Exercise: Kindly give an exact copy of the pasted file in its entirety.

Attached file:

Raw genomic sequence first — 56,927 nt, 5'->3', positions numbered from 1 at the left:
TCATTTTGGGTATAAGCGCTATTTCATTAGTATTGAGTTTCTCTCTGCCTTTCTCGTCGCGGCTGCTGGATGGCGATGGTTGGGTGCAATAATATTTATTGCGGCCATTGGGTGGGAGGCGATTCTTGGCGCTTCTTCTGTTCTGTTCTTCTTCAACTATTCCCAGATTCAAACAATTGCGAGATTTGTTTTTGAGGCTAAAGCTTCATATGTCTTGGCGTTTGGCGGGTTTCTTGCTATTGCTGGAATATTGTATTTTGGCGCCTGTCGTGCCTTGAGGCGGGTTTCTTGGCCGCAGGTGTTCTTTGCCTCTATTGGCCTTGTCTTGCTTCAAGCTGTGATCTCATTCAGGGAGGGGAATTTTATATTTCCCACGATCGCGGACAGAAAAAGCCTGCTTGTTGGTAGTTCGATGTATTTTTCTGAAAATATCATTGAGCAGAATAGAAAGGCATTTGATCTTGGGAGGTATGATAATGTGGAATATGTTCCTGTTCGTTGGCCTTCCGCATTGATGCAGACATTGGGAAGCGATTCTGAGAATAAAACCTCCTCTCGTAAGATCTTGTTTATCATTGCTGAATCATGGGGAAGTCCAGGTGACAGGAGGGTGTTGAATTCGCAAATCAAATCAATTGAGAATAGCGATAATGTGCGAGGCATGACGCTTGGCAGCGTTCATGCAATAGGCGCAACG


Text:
Raw genomic sequence first — 56,927 nt, 5'->3', positions numbered from 1 at the left:
TCATTTTGGGTATAAGCGCTATTTCATTAGTATTGAGTTTCTCTCTGCCTTTCTCGTCGCGGCTGCTGGATGGCGATGGTTGGGTGCAATAATATTTATTGCGGCCATTGGGTGGGAGGCGATTCTTGGCGCTTCTTCTGTTCTGTTCTTCTTCAACTATTCCCAGATTCAAACAATTGCGAGATTTGTTTTTGAGGCTAAAGCTTCATATGTCTTGGCGTTTGGCGGGTTTCTTGCTATTGCTGGAATATTGTATTTTGGCGCCTGTCGTGCCTTGAGGCGGGTTTCTTGGCCGCAGGTGTTCTTTGCCTCTATTGGCCTTGTCTTGCTTCAAGCTGTGATCTCATTCAGGGAGGGGAATTTTATATTTCCCACGATCGCGGACAGAAAAAGCCTGCTTGTTGGTAGTTCGATGTATTTTTCTGAAAATATCATTGAGCAGAATAGAAAGGCATTTGATCTTGGGAGGTATGATAATGTGGAATATGTTCCTGTTCGTTGGCCTTCCGCATTGATGCAGACATTGGGAAGCGATTCTGAGAATAAAACCTCCTCTCGTAAGATCTTGTTTATCATTGCTGAATCATGGGGAAGTCCAGGTGACAGGAGGGTGTTGAATTCGCAAATCAAATCAATTGAGAATAGCGATAATGTGCGAGGCATGACGCTTGGCAGCGTTCATGCAATAGGCGCAACG